More reasons why baseball is not like football.

Through the first two days of the Major League Baseball First-Year Player Draft, I’ve heard from a lot of you regarding the Astros’ picks. A lot of you have raised questions as to why they’re drafting certain positions and what that might mean for some of the Astros players on the current Major League roster.

I’ve also heard of some questionable commentary on local radio shows that I find to be somewhat disconcerting. These comments seems to be fueling public confusion about how the team views its current big league players.

Baseball is unique from the other major sports in that it takes, typically, a few years before the draftees can make an impact on the Major League level (Stephen Strasburg, obviously, is the exception). In football and basketball, the returns are immediate. Baseball is a longer process.

The players who the Astros draft this week simply have absolutely nothing to do with the job security of the players currently playing at the big league level.

One talk show host insinuated that the Astros’ decision to draft Delino DeShields Jr. as their first pick somehow indicates Michael Bourn has a limited future with the Astros. This line of thinking is just absurd. First of all, the Astros envision DeShields as a second baseman (although he will play center this year), and even if he was honed as a center fielder, that has absolutely nothing to do with Bourn. DeShields has a lot of development ahead of him before he can think about the big leagues. Bourn is a star whom the Astros are not interested in dealing.

Healthy Major League organizations have deep, deep farm systems. They have several players at each position who could potentially impact the team on the big league level. They go into Spring Training with a log jam all over the field, and several players who are good enough to be on the team aren’t, simply because there are more capable and experienced players ahead of them on the depth chart.

When the Astros’ farm system was rated No. 1 by just about everyone several years ago, they had too many pitchers qualified to make the rotation coming out of Spring Training. There were times I’d look at the spring roster and think, “where are they going to put everyone?” Then, inevitably, there would be injuries, or players who slumped terribly, or supposed up-and-comers who flamed out halfway through the season. And there was usually a stud prospect who was given a shot, and performed well. I remember in 1998, Richard Hidalgo was by far the best outfielder in the organization. And he was shipped to Triple-A before Spring Training ended.

That’s where the Astros are trying to get back to. They appear to be on the right track, but I encourage you to not put too much stock into what positions these young players are being drafted as. Think about it: Lance Berkman was drafted as a first baseman. Even Puma thought he didn’t have much of a chance to be drafted by the Astros because they obviously had a mainstay in Jeff Bagwell at first, and in 1997 he was hands down one of the best first basemen in baseball and in the prime of his career.

So what if the Astros had decided to pass on Puma, because of Bagwell? Instead, they converted Berkman into an outfielder, and he performed a lot better than the club had envisioned. Then he took over at first when Bagwell’s shoulder gave out five years after Berkman was drafted.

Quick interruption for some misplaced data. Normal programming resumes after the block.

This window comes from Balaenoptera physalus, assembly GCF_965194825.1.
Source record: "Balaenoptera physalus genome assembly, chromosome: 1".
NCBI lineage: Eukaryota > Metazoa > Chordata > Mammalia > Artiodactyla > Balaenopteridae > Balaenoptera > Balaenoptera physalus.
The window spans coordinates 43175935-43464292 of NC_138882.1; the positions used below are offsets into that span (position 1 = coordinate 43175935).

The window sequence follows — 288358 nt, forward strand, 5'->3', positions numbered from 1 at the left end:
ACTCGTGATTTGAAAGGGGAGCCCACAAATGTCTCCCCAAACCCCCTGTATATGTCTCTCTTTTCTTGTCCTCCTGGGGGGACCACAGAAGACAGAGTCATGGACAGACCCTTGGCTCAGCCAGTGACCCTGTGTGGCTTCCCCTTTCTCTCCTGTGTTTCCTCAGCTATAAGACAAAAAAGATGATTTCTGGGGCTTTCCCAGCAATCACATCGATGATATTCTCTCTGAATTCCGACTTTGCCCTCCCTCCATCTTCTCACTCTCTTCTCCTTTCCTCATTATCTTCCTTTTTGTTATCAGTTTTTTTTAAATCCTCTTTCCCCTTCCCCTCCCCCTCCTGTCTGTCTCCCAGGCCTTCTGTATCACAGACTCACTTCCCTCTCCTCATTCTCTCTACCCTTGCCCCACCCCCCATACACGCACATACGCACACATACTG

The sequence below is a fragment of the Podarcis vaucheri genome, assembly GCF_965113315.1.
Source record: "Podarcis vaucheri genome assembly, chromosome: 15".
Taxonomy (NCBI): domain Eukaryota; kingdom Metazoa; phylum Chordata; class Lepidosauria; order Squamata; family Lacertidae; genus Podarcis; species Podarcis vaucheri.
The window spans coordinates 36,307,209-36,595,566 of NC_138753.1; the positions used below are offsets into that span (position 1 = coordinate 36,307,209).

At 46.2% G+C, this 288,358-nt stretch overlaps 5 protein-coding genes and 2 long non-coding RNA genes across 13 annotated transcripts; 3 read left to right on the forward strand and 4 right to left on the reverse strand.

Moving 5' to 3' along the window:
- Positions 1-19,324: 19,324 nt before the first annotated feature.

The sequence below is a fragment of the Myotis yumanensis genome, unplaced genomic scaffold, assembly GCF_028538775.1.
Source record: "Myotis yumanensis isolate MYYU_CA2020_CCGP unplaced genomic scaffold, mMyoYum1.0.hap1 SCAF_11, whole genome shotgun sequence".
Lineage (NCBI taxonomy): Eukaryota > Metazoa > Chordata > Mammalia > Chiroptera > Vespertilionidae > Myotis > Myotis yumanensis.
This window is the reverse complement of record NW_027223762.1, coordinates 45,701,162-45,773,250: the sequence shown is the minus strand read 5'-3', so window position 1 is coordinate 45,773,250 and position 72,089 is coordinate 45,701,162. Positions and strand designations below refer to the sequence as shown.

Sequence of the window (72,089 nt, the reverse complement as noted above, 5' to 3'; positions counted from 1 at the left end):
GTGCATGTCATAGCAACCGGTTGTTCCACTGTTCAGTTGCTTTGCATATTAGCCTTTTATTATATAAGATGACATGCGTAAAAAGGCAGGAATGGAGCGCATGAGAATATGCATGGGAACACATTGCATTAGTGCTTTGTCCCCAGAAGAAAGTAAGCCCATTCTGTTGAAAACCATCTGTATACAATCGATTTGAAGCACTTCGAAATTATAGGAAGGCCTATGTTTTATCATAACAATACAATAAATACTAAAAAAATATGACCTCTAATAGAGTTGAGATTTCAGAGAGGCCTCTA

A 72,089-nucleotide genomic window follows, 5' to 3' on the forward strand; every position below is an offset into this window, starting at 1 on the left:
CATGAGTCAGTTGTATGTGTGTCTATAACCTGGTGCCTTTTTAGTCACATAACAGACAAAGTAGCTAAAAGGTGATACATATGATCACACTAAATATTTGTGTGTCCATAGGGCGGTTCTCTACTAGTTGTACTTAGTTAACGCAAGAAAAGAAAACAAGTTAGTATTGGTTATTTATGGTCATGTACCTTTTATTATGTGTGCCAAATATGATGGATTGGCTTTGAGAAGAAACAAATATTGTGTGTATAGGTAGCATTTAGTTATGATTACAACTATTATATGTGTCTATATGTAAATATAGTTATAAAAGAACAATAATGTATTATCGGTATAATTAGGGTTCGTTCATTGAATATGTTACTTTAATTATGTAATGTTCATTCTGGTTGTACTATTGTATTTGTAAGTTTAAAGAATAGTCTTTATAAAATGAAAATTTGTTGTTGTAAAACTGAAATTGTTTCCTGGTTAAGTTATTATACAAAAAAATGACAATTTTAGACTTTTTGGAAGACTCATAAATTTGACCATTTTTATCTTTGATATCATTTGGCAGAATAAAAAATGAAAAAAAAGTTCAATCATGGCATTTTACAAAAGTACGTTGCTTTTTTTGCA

In ’97, the Astros drafted the best player available, and that player was Berkman. I think we can agree the returns have been off the charts.

Prospects can change positions. Some of you have noticed the Astros selected several catchers on Tuesday. Those catchers can easily become third basemen, or first basemen, or some other position down the road. They can also become catchers. While we’re all very optimistic about Jason Castro, we don’t know for sure what he’ll be. There are also no guarantees that he won’t get hurt.

Depth. Its importance cannot be underestimated.

And also, keep in mind prospects are extremely valuable to an organization when it needs trade chips to get that one player who can make a difference in a contending season. It’s all about stockpiling, and if the Astros have too many good players at one position, that’s a great problem to have. It’s what got them to the postseason six times in 10 years, and it’s what will get them there again.  

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4 Comments

Right on, Alyson. Thanks for this post, a lot of people I know simply don’t understand how it works. They think it’s like football; we clearly need a new third basemen, so we should just go draft one and put him in the Big Leagues next year. That’s just not how it works, and I think some people have a hard time understanding it. I do have a gripe though; Wade clearly said that signability would not be an issue, but they passed up Zach Cox twice and Mike Castellanos and Stetson Allie three times. It’s hard to believe that signability really hasn’t played an issue when you consider that. That said, I do like the Foltynewicz and Velasquez picks.

well said

What alot of folks don’t understand is……these guys are
4 or 5yrs from making it to the bigs. My hope is that 10.or
15 of these guys stay in the organization. A ton of guys
drafted, never make it out of rookie ball. Some go back to
college, some just drop out. Bobby Heck is VERY savvy,
and I trust him to see what we can’t. The Astros might not be very good for two or three years……but, just wait until
2013!! This will be a team that will be hard to ignore!!
Thanks for your level head Alyson!! You never disappoint!
Becky:) ) :) :)

“It’s what got them to the postseason six times in 10 years”

Six times in 9 years to be exact.

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